To a certain extent the downsides of power-over are recognized by social theoreticians and many powerholders.  That’s why many of the rules of society – including the majoritarian principle itself – seek to establish some order to the embattled, controlling dynamic that underlies so much of political, economic, and social activity, and to reduce the amount of force, abuse, violence and alienation so often associated with the use of power-over.  The dominant solution is “democracy” and we find the desire to moderate power-over – in one form or another – in probably 90% of the conversations about democracy.

When political scientists talk about democratic forms of power, they tend to talk about

  • how to distribute power broadly – such as the “one person, one vote” principle – or to structure it efficiently – such as electing representatives to whom citizens delegate their democratic power;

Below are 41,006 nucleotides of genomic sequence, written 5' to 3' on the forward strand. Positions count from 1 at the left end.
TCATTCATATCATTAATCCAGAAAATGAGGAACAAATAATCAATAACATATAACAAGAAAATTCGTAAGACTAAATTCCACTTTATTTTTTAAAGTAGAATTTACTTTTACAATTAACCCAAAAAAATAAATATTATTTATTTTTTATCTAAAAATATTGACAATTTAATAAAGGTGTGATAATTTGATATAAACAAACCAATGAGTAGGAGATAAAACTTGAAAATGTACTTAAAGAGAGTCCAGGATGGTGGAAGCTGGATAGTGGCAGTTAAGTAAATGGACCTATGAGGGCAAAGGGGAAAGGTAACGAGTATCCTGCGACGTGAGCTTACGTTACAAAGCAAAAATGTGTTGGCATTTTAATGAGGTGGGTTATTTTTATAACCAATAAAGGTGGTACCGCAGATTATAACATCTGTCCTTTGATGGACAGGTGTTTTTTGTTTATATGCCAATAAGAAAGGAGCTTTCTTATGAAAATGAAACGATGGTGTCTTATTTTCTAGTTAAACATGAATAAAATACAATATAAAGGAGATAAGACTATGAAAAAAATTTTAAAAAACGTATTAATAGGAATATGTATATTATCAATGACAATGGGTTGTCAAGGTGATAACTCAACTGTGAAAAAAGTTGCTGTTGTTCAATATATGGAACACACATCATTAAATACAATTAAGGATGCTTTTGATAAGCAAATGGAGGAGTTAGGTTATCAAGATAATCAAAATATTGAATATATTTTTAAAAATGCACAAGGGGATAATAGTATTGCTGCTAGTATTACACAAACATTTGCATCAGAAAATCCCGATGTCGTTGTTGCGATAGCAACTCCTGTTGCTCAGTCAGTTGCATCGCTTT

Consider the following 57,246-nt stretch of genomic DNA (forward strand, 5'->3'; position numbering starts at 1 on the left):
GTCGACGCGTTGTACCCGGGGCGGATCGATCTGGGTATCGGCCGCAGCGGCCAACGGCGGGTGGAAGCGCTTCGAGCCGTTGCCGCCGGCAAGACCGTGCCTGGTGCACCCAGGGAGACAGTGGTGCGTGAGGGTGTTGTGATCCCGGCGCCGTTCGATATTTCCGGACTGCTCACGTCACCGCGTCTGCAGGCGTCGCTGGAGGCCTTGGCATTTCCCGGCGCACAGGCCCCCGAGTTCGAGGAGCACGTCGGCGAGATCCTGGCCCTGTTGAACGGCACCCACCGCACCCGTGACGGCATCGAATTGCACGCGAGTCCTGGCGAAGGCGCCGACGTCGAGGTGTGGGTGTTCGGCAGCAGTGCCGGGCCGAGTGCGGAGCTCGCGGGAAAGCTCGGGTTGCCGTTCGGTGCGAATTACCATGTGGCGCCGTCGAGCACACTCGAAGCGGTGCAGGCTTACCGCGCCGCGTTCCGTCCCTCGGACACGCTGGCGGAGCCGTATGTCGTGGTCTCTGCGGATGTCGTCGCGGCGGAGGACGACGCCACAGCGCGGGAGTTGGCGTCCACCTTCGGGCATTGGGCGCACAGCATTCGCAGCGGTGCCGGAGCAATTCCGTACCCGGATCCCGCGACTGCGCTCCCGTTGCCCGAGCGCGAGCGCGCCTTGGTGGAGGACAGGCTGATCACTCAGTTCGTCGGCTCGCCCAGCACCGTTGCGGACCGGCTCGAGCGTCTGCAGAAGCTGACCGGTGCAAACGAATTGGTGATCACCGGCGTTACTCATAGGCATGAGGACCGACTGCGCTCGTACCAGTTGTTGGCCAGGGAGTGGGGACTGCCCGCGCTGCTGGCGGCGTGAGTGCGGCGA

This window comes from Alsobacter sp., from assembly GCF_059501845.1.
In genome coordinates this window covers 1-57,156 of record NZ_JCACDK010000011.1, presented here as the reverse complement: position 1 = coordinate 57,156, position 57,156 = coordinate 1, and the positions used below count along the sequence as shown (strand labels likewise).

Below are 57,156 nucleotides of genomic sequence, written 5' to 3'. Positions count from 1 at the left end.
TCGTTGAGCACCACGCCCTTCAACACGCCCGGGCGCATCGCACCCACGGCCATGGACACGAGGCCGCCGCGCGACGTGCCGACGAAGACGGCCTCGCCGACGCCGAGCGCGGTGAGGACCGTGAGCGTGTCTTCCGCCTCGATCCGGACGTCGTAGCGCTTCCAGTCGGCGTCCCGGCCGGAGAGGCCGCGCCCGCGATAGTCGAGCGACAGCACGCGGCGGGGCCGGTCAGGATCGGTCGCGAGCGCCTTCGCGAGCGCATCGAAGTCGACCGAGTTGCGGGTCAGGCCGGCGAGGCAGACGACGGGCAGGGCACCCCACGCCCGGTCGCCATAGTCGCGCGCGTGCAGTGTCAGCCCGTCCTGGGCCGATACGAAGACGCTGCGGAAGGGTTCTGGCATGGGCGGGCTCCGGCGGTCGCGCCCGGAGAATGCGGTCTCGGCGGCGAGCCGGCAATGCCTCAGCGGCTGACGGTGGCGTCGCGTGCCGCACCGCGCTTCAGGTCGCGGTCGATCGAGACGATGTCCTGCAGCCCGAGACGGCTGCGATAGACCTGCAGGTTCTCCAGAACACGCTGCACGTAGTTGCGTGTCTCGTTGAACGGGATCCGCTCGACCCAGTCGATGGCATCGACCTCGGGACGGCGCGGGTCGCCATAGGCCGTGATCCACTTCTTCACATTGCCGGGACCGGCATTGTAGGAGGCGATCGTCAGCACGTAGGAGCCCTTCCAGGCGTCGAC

• how to make power answerable – ultimately to those over whom it is exercised;
  • how to protect the rights and freedoms of those subject to power (including their freedom to generate their own individual and collective power); and/or
  • how to balance numerous power centers against each other so that no one power can dominate.

These design strategies are intended to prevent the battles and natural concentrations of power from getting out of hand and degrading or destroying the whole arrangement. We can view this as a systemic rationale underlying the human rights and rule-of-law logic of democracy.  The system is sustained because it supports popular rule – or at least the narrative of popular rule – while providing ample room for manipulation by power elites.

The reaction to efforts by power elites to evade or manipulate democratic controls tends to be more radical democracy, more radical applications of the four design principles noted above, as well as greater public participation in general. The many ways this healthy impulse can manifest unfortunately include some approaches that can reduce the likelihood of wise outcomes, such as online systems for everyone to vote on everything, with little if any truly deliberative activity.  Thus the wise democracy approach attends not just to democratizing and transforming power, but to facilitating the kind of participation that can lead to wise outcomes.